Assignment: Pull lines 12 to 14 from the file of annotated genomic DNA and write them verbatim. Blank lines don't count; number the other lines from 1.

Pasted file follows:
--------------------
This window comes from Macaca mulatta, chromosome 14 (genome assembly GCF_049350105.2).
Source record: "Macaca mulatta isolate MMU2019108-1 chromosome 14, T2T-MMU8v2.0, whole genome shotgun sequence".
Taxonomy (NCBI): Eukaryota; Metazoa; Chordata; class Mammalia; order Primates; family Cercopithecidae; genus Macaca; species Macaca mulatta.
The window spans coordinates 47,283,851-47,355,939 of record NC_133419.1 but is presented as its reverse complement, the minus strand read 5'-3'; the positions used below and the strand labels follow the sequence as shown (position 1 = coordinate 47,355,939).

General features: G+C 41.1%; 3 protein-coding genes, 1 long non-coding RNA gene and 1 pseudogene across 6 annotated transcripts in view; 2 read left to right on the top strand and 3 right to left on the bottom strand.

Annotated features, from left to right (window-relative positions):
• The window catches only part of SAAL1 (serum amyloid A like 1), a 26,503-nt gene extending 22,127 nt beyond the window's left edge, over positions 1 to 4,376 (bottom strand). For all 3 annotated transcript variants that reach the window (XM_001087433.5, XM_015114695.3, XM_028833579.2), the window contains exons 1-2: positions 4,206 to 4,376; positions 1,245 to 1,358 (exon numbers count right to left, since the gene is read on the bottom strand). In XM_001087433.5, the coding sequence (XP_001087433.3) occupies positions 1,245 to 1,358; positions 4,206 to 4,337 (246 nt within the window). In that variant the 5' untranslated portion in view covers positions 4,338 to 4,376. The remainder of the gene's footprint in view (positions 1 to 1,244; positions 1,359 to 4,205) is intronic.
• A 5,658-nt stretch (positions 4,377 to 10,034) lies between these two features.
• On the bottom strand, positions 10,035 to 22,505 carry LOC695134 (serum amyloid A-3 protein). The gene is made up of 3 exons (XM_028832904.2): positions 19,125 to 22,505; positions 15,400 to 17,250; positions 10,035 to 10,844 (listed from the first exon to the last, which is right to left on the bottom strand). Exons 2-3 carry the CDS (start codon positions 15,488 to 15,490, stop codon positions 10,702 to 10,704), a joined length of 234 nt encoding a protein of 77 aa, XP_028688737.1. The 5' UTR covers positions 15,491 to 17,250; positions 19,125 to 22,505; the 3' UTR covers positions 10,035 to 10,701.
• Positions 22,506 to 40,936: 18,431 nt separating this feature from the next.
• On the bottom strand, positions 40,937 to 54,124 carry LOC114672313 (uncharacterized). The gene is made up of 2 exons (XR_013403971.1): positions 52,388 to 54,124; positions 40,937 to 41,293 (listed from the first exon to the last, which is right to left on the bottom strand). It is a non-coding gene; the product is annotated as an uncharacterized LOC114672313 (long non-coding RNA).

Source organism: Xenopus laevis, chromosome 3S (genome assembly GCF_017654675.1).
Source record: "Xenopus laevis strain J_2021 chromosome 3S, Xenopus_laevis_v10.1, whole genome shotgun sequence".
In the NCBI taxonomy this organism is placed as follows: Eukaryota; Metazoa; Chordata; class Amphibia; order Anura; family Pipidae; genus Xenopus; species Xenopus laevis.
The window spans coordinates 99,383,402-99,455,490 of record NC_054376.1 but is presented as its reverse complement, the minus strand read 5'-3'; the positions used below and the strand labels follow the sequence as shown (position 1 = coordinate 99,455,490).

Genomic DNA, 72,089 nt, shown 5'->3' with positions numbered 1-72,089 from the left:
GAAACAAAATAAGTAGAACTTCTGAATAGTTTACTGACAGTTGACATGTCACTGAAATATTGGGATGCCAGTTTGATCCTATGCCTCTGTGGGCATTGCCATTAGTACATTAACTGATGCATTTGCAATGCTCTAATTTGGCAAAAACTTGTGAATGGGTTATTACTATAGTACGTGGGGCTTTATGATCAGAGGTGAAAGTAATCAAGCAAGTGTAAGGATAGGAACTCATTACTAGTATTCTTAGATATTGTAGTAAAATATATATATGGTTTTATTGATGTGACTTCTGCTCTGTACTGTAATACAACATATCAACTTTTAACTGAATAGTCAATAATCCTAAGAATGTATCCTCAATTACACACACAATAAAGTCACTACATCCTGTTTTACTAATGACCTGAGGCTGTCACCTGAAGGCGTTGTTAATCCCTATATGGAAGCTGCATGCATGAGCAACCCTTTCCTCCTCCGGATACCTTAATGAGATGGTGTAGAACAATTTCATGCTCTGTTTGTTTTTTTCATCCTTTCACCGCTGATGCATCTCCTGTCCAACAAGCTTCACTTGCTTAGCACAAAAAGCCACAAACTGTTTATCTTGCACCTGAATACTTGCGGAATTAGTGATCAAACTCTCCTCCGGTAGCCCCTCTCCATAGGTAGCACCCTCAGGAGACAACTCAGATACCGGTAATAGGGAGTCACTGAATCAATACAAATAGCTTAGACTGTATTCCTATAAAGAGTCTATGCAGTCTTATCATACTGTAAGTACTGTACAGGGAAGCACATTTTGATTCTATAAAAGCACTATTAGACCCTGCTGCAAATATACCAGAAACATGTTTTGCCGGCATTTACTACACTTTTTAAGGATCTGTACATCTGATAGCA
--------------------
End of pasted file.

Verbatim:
Source organism: Xenopus laevis, chromosome 3S (genome assembly GCF_017654675.1).
Source record: "Xenopus laevis strain J_2021 chromosome 3S, Xenopus_laevis_v10.1, whole genome shotgun sequence".
In the NCBI taxonomy this organism is placed as follows: Eukaryota; Metazoa; Chordata; class Amphibia; order Anura; family Pipidae; genus Xenopus; species Xenopus laevis.